It’s been about seven years since my dad passed away. My memories of him are forever and seamlessly imprinted in my mind, strumming softly at my heart.
For my kids, his image is blurry and their recollection of him seems tied to renditions of ‘how things use to be’.
Their grandfather has become a mythological super hero of sorts with the ability to throw them high up in the air and take joy rides around the yard in his ever so cool lawnmower. They referred to him as “Abu” and Abu was the best.
As time passes, losing my father is especially painful with that absolute reality that he won’t get to see my kids grow into the little humans they are today. His eyes would light up in their presence. He loved his grandchildren in an unexplainably extraordinary kind of way.
That is why I chose to write a letter to my children to remind them of their grandfather:
My Dearest Children,
Your Grandpa, although born in Pakistan, was a true Iowan at heart. He loved the open cornfields, the quaint small town feel, and the friendly people.
He had a very particular spot on the couch; it faced at an angle with a perfect view of the TV. To and fro he would go to the kitchen to grab handfuls of nuts, making sure not to miss the ‘Headline News’.
Little things about him still linger in my mind The way he dipped toast into his sunny-side-up egg.
The way he loved peaches and tangerines; I can still see hear him saying delicious after every bite. I loved the way he said raspberry, it always sounded like Russ-burry.
His all time favorite- go-to for any problem was duck tape. If it was broken, duck tape could fix it.
He defined what it meant to be a humanitarian. He spent countless hours helping those in need. In our community he was the first to seek out, literally find those that needed help. My childhood revolved around clothes drives and food banks.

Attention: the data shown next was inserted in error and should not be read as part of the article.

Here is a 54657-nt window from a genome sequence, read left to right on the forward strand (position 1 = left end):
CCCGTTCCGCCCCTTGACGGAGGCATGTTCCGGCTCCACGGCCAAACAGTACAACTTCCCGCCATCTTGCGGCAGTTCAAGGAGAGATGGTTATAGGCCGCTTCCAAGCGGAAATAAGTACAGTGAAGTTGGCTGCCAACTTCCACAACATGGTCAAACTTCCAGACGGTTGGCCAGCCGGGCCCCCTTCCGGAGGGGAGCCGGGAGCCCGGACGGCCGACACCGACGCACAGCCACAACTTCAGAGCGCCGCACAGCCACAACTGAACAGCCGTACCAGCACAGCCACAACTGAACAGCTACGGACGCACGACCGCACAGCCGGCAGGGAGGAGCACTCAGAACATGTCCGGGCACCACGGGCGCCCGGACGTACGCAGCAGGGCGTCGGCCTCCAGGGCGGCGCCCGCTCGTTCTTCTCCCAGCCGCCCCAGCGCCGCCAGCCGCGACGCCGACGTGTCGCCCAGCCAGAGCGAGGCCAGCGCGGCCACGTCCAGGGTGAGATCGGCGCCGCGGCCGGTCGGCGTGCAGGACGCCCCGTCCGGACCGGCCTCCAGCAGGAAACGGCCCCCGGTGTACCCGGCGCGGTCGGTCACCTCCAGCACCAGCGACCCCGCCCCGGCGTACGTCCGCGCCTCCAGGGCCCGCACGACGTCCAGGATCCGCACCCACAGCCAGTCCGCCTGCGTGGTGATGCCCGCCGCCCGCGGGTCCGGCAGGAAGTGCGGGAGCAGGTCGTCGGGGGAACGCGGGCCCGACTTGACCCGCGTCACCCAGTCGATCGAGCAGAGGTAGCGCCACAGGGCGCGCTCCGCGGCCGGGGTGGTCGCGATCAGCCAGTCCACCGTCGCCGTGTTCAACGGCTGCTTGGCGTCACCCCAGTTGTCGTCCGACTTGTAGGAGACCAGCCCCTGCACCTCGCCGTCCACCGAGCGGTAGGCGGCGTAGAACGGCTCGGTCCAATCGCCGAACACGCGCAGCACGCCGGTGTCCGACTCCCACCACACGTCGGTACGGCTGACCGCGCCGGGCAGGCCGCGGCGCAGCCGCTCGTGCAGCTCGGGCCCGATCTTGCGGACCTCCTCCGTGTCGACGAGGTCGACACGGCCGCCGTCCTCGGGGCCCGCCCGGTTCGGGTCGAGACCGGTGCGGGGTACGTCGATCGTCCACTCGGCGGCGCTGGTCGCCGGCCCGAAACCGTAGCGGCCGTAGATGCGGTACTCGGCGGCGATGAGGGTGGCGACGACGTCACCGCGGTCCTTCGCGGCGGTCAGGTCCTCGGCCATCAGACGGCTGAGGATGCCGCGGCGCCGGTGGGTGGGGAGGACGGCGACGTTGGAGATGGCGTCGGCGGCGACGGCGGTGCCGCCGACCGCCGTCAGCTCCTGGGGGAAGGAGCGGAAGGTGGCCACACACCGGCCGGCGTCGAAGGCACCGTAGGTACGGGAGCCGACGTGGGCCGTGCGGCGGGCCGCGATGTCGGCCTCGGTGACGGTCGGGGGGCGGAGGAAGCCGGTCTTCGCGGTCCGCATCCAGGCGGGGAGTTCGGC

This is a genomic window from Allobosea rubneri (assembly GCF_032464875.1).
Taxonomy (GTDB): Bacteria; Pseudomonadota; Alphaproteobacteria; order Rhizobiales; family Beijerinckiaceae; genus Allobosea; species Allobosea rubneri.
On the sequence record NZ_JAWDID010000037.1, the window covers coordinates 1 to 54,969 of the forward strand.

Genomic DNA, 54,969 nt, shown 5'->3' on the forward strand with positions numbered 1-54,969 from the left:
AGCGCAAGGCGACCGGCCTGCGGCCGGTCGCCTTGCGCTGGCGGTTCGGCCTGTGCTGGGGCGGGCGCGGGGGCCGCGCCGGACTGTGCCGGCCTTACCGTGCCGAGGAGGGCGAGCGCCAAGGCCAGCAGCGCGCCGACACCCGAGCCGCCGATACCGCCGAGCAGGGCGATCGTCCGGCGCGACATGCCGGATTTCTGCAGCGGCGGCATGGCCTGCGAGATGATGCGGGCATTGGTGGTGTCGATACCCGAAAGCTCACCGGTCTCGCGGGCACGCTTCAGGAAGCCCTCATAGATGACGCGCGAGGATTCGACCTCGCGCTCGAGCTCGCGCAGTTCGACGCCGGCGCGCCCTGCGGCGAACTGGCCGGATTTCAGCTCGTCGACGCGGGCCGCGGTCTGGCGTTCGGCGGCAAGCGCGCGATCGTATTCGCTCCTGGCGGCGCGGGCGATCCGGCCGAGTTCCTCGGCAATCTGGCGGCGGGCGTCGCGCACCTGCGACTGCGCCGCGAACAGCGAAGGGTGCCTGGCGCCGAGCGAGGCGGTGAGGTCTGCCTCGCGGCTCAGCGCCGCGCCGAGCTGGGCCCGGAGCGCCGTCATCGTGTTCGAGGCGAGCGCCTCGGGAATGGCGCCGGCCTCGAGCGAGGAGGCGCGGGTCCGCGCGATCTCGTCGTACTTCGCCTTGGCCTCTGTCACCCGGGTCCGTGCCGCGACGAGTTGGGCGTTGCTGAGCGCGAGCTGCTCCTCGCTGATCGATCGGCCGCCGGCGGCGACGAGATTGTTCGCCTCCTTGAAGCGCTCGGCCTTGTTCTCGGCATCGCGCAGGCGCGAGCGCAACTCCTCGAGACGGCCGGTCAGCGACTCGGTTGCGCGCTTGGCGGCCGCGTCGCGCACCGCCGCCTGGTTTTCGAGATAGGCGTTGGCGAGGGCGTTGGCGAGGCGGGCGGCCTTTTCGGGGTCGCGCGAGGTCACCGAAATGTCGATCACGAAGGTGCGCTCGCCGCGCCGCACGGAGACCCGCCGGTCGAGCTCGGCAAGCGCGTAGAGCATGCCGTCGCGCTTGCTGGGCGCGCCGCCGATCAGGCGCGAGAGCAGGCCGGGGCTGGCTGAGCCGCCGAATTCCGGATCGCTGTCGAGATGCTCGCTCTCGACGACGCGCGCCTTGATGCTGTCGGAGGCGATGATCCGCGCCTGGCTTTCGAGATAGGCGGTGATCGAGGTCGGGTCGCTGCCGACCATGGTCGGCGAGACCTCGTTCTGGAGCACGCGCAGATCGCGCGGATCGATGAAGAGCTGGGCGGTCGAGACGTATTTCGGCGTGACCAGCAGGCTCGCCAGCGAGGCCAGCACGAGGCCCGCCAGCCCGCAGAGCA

I still remember Dad’s urgency to help the influx of Bosnian refugees that came to Iowa in the mid 90’s. He helped them set up their apartments, find jobs, interpret work applications, and even drive them to their job interviews.
With a strong exterior and an ever so soft interior, he was able to captivate any audience. He was extremely knowledgeable about world affairs, geography, religion, history and even the meaning of life. He was my 80’s version of Google. If I had a question, Abu pretty much had the answer.
Your Grandpa had a love of nature (as much as your Grandma doesn’t). He would rock and roll at any opportunity to go on a picnic.
He was a hunter, a walker, a hardcore badminton player, and a gardener.
And then he got sick.
He got sick and our world sort of crumbled. All the plans I had of watching him loving to watch you grow disappeared.
Still, I hold on to the memories of him dancing in the hallway a few days after his diagnosis, ever so thrilled to have his grandkids home for a visit.
I hold on to the memories of his unsteady hand finding joy in being able to feed you dinner, or of him holding your hand as you both walked through the grass picking up pebbles and sticks along the way.
He loved you guys so much that he once asked me in his illness, ‘When I am awake, can you keep the grandkids near by?” That’s what I did, I kept you nearby as long as I could, cherishing and memorizing every moment before it slipped away.
The last thing I want you to know about your Abu was that he was a fighter. He fought hard and never once gave up. His perseverance and faith in God during his illness was astounding. I can’t remember a single moment in which he complained, he accepted his fate and continually held on to God’s plan.
Though I know as you get older the memories of him fade, I will keep retelling his stories and hope that he remains a hero for you as he still is for me.